The grand finale at BCMFest will feature Celtic dance

Celtic dance – in both a traditional and contemporary vein – will be the focus of the BCMFest Nightcap, the grand finale for the 11th annual BCMFest (Boston’s Celtic Music Fest), on Sat., Jan. 11.
A grassroots celebration of local Irish, Scottish, Cape Breton, and other Celtic music, BCMFest takes place over two days at venues in Harvard Square. The festival is a program of Passim, the nonprofit folk and acoustic music-oriented performance and education center.

The BCMFest Nightcap, which will begin at 7:30 p.m. at First Church, Cambridge, 3 Church Street, will feature solo, duet, and group performances of dances from Ireland, Scotland and Cape Breton. Accompanying the dancers — some of the most accomplished in the Greater Boston area — will be a “house band” comprising similarly top-notch local musicians and singers. Local radio personality Brian O’Donovan of WGBH-FM’s “A Celtic Sojourn” will serve as emcee.
Masterminding the concert are two of the Boston area’s most eminent traditional-style dancers, Jaclyn O’Riley and Jennifer Schoonover. O’Riley has studied Irish step dancing at University College Cork with dancing master Peggy McTeggart and locally with Kieran Jordan, an acclaimed performer and teacher of several styles of percussive dance. It was through Jordan that O’Riley was inspired to learn the rich improvisational tradition of sean-nós dance, and the old-style step dancing which has influenced modern, competitive step dancing. In 2010, she began her own Irish dance program for children, with a goal of teaching dancers who know how to interact with musicians and other dancers and to encourage a lifelong appreciation for the tradition.
O’Riley has performed with “Atlantic Steps,” an international sean-nós dance show organized by Connemara dancer Brian Cunningham, and has collaborated on projects with friend and fellow dancer Rebecca McGowan in Washington, DC – the two are performing at BCMFest 2014 as part of the production “Stepping Back.” She also occasionally choreographs both solo and group pieces, and calls dances at weddings and ceilis.
Schoonover has performed Scottish dance at Carnegie Hall, the Kennedy Center in Washington, DC, and “Good Morning, America,” and appeared at the Chestico Days stepdancing festival in Cape Breton; she also was a co-choreographer for Bonnie Rideout’s national production, “A Scottish Christmas.” Her local performances include the Gaelic Roots festival at Boston College and the New England Folk Festival Association, as well as BCMFest as a member of Highland Dance Boston.
In addition, Schoonover has been active in modern dance, appearing at the Theater Outlet in Allentown, Pa., The Irondale Ensemble Project and Voice and Vision Theater in New York City, and as part of the Back Porch Dance Company and the Willing Suspension Players in Boston.
“Over the years, these dance traditions have fulfilled a number of roles,” says O’Riley. “A dance might be a ‘party-piece’ someone would share at a gathering of friends and family. Or perhaps it was for a competition, or – as has been the case in more recent years – used in a performance setting, perhaps with influences from other kinds of dance, like tap, modern or even ballet. And of course, in addition to solo dances there are also duets and more social-type dances that are part of the tradition.”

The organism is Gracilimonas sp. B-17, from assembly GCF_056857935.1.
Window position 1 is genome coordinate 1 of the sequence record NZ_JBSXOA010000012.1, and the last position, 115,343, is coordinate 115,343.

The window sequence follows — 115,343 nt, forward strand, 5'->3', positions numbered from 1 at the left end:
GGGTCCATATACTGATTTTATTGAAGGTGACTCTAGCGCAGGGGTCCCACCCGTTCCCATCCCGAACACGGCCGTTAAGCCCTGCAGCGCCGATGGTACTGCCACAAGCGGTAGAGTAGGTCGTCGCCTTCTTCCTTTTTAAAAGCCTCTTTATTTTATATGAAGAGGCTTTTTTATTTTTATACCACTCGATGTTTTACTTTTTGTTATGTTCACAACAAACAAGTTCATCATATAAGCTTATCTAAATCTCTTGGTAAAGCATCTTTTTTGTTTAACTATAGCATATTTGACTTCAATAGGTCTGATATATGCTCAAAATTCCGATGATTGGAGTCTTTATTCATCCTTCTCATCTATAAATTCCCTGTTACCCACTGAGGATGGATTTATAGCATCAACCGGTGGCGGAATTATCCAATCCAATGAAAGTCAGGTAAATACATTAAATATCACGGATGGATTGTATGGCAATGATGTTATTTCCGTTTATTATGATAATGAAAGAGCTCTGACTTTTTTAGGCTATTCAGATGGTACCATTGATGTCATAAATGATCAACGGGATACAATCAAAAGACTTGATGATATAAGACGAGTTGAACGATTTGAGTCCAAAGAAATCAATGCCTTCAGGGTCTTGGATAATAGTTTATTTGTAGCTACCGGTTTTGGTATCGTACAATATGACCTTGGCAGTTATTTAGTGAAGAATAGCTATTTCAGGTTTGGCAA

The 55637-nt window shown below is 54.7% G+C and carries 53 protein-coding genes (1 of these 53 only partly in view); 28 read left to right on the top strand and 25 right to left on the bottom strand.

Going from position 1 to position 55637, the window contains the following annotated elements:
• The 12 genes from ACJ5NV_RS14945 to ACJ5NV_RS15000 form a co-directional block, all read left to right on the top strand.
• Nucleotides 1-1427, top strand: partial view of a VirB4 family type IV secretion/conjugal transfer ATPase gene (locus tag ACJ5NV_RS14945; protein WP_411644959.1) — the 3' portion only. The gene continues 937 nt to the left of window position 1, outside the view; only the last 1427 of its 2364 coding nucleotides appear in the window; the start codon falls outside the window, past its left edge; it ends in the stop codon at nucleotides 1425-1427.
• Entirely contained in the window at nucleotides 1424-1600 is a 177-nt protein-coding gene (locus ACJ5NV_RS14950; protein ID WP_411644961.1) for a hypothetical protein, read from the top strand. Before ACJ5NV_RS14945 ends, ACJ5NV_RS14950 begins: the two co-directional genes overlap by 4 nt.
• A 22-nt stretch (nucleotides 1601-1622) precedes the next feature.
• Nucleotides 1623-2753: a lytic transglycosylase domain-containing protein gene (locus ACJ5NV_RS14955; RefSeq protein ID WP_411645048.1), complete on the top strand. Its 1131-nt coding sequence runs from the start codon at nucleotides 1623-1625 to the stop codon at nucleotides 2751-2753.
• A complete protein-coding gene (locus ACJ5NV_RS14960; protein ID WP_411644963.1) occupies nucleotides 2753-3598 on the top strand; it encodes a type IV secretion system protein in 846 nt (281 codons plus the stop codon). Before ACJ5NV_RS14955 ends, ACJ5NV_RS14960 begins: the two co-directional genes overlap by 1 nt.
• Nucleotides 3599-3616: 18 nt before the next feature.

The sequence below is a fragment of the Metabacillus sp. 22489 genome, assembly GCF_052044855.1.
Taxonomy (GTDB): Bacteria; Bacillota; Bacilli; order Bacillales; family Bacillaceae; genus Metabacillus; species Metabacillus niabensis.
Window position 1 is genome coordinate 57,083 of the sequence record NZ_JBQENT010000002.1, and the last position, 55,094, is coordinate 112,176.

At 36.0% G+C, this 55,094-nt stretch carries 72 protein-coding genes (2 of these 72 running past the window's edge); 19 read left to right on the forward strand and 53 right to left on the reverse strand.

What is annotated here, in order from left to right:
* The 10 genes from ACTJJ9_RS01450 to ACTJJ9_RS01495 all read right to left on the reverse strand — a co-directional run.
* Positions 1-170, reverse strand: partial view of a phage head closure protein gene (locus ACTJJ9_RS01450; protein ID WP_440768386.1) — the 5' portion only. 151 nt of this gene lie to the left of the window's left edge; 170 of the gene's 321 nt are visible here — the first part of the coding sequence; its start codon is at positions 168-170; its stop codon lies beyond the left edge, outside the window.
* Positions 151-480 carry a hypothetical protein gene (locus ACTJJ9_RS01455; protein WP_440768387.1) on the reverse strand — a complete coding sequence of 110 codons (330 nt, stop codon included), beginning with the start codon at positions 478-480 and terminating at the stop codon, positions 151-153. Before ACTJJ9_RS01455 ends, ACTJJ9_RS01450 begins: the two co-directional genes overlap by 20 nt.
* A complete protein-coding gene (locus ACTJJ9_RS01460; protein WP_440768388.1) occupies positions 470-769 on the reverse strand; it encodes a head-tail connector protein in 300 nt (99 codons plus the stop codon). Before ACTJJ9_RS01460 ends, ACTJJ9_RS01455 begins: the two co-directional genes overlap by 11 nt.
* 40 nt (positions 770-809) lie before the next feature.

Adds Schoonover, “In this concert, we hope to celebrate the symbiotic relationship of music and dance. Music is at the root of these dance traditions, where dancers often contribute to the music with sounds they make with their feet. In turn, dance has historically fueled musical forms. The two have always been intertwined, and we’re looking forward to putting them together again in the spotlight.”
Joining O’Riley and Schoonover are Jordan and Kevin Doyle, a performer of old-style traditional Irish step dance and American tap dance whose resume includes “A Christmas Celtic Sojourn,” as well as Abbie MacQuarrie, a former member of Highland Dance Boston.
Among the musicians slated to take part are John Coyne (bouzouki, vocals), Mairin Ui Cheide (vocals), Joey Abarta (uilleann pipes), Chris Stevens (accordion, concertina), Neil Pearlman (piano) and Katie McNally (fiddle).
BCMFest 2014 begins on Fri., Jan. 10, with the “Roots and Branches” concert at Club Passim, which will feature NØÍR (Torrin Ryan, Mark Oien and Stuart Peak), Cat and the Moon (Kathleen Parks, Ricky Mier, Eamon Sefton, Elias Alexander and Charles Berthoud), and the trio of Mark Kilianski, Bronwyn Keith Hynes and B.B. Bowness. Also that night will be the Boston Urban Ceilidh, at The Atrium (50 Church Street), featuring participatory and social dances from the Irish, Scottish and Cape Breton traditions, all with live music.
The festival continues on Saturday with children/family-oriented entertainment in the morning at Club Passim, followed by concerts and participatory events at Passim and First Church, Cambridge. Performers include: Matt and Shannon Heaton; Liz Simmons; Katie McD; Owen Marshall and Lindsay Straw; Flynn Cohen and the Deadstring Ensemble; Jenna Moynihan; Joey Abarta; Skylark; Realta Gaela; Sparrow’s Joy; Oran Mor; Highland Dance Boston; sean-nos singers led by Bridget Fitzgerald; Step About Boston; Fresh Haggis; Diane Taraz; Lindsay Adler; Elizabeth and Ben Anderson; Molly Pinto Madigan; Wisp of Thistle; Royal Scottish Country Dance Society; Alba’s Edge; Sean Smith; SoundShapes — a special performance of Irish music and dance featuring Kieran Jordan and Sean Clohessy — and Jigs & Saws.
Updates on BCMFest 2014 performers and events, and other details about the festival, are available at